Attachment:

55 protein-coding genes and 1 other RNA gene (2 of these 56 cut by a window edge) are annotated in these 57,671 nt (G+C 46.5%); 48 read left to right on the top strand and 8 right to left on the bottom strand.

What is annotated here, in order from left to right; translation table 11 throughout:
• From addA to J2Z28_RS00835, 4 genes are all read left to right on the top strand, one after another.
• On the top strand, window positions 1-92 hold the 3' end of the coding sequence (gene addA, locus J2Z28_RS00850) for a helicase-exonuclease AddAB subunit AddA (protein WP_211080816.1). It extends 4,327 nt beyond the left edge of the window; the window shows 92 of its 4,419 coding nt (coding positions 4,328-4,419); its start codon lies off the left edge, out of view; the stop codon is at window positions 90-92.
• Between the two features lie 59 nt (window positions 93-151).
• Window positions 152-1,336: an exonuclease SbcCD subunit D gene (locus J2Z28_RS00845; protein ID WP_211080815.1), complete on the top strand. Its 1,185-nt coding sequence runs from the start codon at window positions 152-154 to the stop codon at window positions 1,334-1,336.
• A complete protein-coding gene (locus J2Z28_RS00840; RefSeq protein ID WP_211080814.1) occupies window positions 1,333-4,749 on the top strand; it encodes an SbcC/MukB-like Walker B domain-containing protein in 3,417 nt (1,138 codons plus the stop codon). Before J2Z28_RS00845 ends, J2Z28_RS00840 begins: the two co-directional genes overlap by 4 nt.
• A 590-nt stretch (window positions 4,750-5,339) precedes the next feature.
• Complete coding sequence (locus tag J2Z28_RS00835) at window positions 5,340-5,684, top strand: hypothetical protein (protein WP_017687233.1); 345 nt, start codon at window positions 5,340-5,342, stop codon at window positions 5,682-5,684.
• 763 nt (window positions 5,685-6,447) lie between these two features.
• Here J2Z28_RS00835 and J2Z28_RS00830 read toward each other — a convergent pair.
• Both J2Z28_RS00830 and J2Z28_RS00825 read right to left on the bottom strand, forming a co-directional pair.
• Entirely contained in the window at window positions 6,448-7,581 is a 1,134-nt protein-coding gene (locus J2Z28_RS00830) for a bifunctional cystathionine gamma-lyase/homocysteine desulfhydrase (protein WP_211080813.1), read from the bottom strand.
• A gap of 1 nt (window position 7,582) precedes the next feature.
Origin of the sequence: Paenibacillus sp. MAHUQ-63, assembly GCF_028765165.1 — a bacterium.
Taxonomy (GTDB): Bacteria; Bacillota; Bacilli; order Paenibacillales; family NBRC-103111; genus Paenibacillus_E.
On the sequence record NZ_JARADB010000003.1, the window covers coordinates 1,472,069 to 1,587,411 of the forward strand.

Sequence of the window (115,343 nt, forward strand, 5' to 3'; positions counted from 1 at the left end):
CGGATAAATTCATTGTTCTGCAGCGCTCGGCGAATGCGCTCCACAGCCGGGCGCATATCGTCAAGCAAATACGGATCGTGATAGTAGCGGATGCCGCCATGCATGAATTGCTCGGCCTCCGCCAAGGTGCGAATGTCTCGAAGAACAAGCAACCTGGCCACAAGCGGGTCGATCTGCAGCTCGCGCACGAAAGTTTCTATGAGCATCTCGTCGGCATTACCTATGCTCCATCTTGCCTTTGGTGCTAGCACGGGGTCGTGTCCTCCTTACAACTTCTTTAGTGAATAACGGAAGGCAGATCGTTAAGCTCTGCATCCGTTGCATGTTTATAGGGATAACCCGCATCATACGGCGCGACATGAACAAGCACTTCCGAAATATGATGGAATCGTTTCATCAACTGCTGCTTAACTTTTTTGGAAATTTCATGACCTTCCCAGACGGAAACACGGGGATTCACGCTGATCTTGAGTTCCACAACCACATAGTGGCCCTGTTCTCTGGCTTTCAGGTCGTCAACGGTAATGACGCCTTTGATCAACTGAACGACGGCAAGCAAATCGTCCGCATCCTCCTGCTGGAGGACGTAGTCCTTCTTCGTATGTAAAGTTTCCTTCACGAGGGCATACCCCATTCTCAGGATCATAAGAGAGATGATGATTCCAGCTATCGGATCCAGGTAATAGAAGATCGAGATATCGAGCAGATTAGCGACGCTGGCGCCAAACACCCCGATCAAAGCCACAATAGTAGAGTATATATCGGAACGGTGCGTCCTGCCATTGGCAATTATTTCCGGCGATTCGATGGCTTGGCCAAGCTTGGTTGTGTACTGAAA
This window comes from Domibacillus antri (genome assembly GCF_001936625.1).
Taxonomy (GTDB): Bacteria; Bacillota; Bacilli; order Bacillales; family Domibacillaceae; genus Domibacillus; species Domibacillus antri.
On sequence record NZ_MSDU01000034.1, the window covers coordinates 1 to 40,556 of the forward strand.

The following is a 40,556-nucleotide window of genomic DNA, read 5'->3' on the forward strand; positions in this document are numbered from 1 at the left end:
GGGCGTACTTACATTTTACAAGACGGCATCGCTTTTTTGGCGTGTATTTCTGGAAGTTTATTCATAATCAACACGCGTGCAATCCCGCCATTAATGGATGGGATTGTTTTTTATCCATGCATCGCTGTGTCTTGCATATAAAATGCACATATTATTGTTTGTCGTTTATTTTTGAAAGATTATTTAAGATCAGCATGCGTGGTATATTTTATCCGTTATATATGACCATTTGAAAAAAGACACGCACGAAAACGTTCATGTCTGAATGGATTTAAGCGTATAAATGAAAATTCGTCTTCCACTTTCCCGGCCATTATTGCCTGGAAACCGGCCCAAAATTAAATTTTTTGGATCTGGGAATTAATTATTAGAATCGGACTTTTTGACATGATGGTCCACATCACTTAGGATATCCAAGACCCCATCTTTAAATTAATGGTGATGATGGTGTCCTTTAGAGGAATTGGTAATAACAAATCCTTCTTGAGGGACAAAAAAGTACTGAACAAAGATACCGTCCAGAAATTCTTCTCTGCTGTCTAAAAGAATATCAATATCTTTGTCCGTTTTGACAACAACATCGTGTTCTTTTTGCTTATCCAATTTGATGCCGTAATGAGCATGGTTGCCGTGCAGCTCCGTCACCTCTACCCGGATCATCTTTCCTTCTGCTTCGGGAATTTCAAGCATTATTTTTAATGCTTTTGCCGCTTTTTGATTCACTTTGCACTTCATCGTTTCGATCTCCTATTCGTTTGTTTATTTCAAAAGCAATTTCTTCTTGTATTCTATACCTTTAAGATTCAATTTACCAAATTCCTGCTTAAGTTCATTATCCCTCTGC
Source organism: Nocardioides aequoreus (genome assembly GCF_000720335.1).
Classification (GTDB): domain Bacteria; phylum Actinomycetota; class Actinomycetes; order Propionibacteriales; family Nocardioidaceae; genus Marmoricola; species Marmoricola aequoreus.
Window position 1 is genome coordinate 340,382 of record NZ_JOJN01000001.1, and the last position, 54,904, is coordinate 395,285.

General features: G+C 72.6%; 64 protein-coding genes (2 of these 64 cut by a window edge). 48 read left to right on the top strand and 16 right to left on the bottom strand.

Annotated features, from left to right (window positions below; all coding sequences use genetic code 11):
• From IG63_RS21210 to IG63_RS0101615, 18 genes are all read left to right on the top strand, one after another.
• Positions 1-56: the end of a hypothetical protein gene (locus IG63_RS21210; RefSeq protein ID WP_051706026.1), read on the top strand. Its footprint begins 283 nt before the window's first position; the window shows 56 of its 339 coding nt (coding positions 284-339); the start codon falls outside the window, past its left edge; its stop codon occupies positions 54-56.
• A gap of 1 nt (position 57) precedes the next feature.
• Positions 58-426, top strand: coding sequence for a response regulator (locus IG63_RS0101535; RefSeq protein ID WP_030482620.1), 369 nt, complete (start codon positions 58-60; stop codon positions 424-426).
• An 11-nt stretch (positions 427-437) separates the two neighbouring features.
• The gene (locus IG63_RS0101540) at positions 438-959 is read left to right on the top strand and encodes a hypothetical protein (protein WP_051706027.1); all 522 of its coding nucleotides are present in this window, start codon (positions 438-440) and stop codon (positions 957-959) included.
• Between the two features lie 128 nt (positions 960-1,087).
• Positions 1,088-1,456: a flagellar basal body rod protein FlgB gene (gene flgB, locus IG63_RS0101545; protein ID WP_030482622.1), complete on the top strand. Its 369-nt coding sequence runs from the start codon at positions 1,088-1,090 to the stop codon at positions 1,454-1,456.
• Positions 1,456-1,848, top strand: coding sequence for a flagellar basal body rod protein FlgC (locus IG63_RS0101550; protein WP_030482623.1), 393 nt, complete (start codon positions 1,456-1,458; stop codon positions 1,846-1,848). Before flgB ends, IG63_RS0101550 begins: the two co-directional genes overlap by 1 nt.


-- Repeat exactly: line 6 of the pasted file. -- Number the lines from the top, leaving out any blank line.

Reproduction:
• Window positions 152-1,336: an exonuclease SbcCD subunit D gene (locus J2Z28_RS00845; protein ID WP_211080815.1), complete on the top strand. Its 1,185-nt coding sequence runs from the start codon at window positions 152-154 to the stop codon at window positions 1,334-1,336.